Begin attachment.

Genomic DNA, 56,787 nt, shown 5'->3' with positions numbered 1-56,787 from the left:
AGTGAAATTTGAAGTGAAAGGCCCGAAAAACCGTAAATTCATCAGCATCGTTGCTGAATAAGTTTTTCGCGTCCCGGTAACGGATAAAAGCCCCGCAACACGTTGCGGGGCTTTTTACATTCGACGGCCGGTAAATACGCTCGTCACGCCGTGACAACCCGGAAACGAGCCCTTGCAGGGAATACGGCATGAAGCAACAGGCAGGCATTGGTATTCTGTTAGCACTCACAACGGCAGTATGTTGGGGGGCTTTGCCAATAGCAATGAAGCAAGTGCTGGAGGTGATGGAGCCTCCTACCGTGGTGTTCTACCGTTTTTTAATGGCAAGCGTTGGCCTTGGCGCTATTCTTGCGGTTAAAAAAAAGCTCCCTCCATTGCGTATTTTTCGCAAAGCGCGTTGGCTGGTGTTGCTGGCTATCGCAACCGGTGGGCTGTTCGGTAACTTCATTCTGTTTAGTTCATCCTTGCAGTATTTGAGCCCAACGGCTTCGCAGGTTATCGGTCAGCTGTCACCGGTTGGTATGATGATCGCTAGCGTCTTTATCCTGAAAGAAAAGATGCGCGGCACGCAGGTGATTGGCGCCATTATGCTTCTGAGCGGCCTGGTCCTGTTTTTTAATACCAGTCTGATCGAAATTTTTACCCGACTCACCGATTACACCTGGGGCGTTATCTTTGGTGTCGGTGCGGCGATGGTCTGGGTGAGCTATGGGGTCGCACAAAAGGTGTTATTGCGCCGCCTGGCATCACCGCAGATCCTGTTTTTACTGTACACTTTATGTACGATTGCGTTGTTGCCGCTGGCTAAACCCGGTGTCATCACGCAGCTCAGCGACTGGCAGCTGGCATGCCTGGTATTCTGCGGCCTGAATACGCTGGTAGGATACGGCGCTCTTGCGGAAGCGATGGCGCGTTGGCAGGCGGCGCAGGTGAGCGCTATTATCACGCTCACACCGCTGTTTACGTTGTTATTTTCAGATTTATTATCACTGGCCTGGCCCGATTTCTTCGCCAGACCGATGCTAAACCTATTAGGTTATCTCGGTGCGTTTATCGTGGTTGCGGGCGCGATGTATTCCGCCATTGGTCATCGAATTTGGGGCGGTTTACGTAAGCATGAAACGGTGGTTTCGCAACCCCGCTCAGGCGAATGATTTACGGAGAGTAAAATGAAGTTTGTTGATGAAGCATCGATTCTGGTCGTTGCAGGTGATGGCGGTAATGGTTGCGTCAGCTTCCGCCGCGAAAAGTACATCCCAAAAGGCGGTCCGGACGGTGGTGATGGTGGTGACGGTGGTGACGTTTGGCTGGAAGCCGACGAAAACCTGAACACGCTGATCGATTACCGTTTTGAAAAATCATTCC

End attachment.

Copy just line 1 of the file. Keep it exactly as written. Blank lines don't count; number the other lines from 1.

Genomic DNA, 56,787 nt, shown 5'->3' with positions numbered 1-56,787 from the left: